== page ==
Mr Miliband will set out plans to legislate to give employees the legal right to a regular contract if they are working regular hours; to refuse demands that they are available over and above their contracted hours, and to compensation when shifts are cancelled at short notice.
An inquiry commissioned by Labour and conducted by businessman Norman Pickavance, former HR & Communications director at supermarket chain Morrisons, reported earlier this year:
“Sports Direct has expanded dramatically since 2008 and gained a large share of the sports retail market. About 17,000 of their 20,000 strong staff are employed on zero-hours contracts.”
Last month the firm said it would make its employment terms clearer in job adverts for zero-hours posts, following legal action brought by a former employee.
Mr Ashley, an entrepreneur who built up his business from a single sports shop in Maidenhead, bought a majority share in the club in 2007.
Meanwhile, controversial payday lender Wonga has agreed with Newcastle United to remove its logo from all children’s replica shirts and training wear from the 2016/17 season.
Wonga said it followed a review of its marketing launched by new chairman Andy Haste in July to ensure that none of it could inadvertently appeal to the very young or vulnerable.
It has already ended its puppet advertising campaign.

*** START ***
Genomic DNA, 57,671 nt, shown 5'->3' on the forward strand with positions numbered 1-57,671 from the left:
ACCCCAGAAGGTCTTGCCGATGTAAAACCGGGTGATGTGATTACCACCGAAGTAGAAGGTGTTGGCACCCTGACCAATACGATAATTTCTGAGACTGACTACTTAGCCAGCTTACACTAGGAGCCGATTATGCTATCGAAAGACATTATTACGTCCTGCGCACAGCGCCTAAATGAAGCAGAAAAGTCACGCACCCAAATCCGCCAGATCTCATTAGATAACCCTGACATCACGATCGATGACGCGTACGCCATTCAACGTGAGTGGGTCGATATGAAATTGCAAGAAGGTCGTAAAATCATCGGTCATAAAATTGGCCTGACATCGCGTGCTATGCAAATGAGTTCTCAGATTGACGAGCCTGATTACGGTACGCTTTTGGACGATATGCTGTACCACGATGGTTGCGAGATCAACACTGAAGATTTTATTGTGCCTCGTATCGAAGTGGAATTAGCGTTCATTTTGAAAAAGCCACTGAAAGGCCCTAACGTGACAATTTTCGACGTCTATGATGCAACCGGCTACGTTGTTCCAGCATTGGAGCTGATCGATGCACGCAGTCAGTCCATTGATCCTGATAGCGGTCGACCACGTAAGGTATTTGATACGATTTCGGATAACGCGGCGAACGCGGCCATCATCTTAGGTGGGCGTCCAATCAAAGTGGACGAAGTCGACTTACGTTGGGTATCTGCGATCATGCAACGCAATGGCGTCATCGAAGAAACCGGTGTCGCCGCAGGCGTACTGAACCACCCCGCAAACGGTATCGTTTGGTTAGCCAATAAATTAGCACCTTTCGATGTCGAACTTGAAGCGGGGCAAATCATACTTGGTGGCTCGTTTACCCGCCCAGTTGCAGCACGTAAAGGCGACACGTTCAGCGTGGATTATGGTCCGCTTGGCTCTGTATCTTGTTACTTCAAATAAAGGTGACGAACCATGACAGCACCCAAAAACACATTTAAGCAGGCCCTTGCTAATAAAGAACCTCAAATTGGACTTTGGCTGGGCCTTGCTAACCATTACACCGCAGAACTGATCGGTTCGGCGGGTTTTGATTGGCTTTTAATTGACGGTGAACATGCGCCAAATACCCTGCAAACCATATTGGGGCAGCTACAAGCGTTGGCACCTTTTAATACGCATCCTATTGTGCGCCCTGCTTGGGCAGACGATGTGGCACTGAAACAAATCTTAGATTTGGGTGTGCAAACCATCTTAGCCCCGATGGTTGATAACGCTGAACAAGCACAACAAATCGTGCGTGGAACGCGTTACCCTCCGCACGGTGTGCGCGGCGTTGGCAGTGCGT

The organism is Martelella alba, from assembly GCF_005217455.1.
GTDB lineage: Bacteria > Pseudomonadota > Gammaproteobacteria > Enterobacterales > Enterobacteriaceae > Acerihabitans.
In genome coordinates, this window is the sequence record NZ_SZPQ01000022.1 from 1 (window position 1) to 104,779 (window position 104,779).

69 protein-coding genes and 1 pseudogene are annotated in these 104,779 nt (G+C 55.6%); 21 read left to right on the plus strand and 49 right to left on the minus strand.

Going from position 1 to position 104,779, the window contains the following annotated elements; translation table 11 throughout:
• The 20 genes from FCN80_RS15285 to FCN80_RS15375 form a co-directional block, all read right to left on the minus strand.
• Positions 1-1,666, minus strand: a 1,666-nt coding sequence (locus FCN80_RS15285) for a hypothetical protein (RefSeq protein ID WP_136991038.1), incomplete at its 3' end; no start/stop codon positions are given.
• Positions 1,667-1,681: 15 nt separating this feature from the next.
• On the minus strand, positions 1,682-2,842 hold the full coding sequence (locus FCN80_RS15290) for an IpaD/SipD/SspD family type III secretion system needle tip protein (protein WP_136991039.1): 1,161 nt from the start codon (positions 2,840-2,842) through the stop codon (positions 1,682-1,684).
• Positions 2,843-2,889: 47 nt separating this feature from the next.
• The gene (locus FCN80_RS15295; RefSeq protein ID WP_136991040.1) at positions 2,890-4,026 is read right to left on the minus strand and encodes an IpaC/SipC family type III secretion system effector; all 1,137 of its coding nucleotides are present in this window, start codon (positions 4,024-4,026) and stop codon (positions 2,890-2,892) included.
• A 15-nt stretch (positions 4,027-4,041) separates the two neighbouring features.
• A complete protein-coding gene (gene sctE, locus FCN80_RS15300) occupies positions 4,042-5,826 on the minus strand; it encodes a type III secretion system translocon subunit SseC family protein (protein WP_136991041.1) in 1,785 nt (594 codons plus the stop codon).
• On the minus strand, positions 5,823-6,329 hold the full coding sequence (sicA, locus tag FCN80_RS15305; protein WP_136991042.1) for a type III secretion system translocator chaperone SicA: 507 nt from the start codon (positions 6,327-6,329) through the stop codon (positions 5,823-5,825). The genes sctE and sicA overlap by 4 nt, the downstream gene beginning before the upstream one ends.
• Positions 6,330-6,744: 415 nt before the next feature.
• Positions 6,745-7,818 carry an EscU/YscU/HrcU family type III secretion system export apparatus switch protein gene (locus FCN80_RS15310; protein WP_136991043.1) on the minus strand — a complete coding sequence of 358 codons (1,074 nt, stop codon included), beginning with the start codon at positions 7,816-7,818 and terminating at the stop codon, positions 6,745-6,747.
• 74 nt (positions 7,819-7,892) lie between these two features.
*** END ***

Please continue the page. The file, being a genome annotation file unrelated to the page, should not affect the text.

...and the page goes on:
The company said the logo was being removed from children’s kit at the earliest possible opportunity, and that due to kit production schedules this would be from the start of the 2016/17 season – the last season of the current shirt sponsorship deal.
Darryl Bowman, Wonga marketing director said: “As a responsible lender we believe removing our logo from children’s replica shirts and training wear is the right thing to do. We appreciate the club’s support in this matter.”
Newcastle United managing director Lee Charnley said: “We understand and respect Wonga’s position and are happy to support their decision.”
Source – Newcastle Evening Chronicle, 15 Nov 2014
Foodbank bosses fear there will be a huge rise in hand-outs during the school holidays as desperate families struggle to feed their children who would have received free school meals.
Families picked up almost a TONNE of goods from Hartlepool Foodbank in the first week of the school holidays.
The foodbank, in Church Street, usually hands out around half that amount each week to families on the breadline struggling to make ends meet.
But on the day many town schools broke up for their six-week break, volunteers at the Foodbank dished out more than 30 parcels to feed families.